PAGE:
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Drácula (1931)

by on 2011/08/14

“I never drink …wine.”

* * * *

The incredible Spanish version of Dracula was shot on the very same set as the classic 1931 Bela Lugosi version. The English production began shooting in the mornings at 8:00 a.m. The Spanish players took over the darkened set at sundown.

I’ve heard and read that many consider this night-suffused version superior to the English movie. During this, my 3rd screening, I’ve considered the question carefully.

The settings and props were all the same – right down to the giant spider web in Dracula’s castle. Apparently the Spanish players all stood on the same marks as the English ones, reading from the same script – but, you know, in Spanish.

There are many ways this George Melford-directed version surpasses the Lugosi version.

First of all, this version’s Renfield is like no other. If you want to see the definition of full body-and-soul commitment to a role, check out Pablo Álvarez Rubio as the bug-eating madman. He has a maniacal cackle you can feel at the base of your skull.

His role in the film was clearly expanded, giving more on-screen time given to this conflicted, tortured soul than in the English production. Rubio is phenomenal and genuinely chilling.

The character of Mina or in this case, “Eva Seward,” is superior. She is full of gasping, simpering, red-blooded life. Lupita Tovar, the actress who portrayed Eva, said the biggest difference between the two films was that of her wardrobe. Eva’s flowing, white nightgown during pivotal scenes leaves little (very little) to the imagination. She’s trying to cover up, but I’ve seen everything. (Thank you, Patrick Stewart).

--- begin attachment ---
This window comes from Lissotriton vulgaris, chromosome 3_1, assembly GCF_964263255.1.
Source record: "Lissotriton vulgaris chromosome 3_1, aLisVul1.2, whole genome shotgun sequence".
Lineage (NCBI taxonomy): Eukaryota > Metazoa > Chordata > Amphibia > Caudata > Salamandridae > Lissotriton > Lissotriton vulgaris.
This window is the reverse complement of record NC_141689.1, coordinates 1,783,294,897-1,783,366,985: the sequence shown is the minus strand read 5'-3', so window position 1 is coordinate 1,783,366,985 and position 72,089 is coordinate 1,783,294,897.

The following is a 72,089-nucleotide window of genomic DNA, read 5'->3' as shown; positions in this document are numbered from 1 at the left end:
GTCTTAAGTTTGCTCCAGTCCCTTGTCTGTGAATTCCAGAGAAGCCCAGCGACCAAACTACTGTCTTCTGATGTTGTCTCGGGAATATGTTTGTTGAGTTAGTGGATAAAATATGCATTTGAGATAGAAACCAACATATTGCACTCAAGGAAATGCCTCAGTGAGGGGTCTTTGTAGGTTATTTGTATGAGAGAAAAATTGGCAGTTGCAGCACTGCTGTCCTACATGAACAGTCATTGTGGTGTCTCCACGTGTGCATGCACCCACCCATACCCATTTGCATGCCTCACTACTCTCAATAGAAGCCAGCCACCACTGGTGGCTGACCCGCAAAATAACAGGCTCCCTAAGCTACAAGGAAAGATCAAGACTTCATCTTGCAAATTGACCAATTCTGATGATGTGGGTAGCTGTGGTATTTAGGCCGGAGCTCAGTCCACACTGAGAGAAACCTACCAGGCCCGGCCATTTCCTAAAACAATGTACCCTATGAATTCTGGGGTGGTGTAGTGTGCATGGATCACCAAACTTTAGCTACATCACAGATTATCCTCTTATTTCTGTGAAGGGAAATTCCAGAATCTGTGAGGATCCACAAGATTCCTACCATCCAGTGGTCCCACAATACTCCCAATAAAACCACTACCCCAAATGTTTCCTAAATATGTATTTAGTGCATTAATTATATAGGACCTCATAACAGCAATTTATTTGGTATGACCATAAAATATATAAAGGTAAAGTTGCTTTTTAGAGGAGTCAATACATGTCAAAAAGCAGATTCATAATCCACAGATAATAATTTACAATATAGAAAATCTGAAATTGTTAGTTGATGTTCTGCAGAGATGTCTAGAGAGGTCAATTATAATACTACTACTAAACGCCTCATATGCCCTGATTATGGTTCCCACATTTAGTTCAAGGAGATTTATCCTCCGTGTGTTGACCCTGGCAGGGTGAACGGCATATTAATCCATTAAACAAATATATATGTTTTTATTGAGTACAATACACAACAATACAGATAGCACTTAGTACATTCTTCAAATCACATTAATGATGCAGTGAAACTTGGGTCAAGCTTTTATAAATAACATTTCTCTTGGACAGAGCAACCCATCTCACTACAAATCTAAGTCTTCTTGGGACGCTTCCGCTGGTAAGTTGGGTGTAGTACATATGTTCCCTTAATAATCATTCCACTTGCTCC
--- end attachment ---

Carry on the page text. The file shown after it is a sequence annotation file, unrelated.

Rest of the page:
There seems to be more life in the Spanish version. There’s more …more chest-heaving emotion, more intensity, more action. You believe that each of the characters is in the grip of a nightmare. There’s no stiff upper lips, no tea and sherry, no keep calm and carry on in this production.

There are ways in which the Spanish version doesn’t measure up.  Carlos Villarías looked like a Dracula who dearly loved his mother but had a distasteful habit of killing chamber maids and night nurses. He’s big-eared and average, like an mild-mannered accountant who’s been pushed too far, and has taken to leaping out of bushes, bearing his teeth and rolling his eyes at people.

Ese tío está loco.

The Prof. Van Helsing of this version, played by, Eduardo Arozamena, is not as compelling as the Van Helsing of the English version. He’s thick and nearly motionless, looking, at best, mildly put-out by the Dracula’s life-sucking ways.

Overall, however, this is an incredible film – filled with gloom and terror.  If you haven’t seen this Dracula, you are really missing out. While I still feel that the Bela Lugosi version has the edge, the Bela edge, this film holds incredible fascination.

* * * *

104 minutes

Unrated

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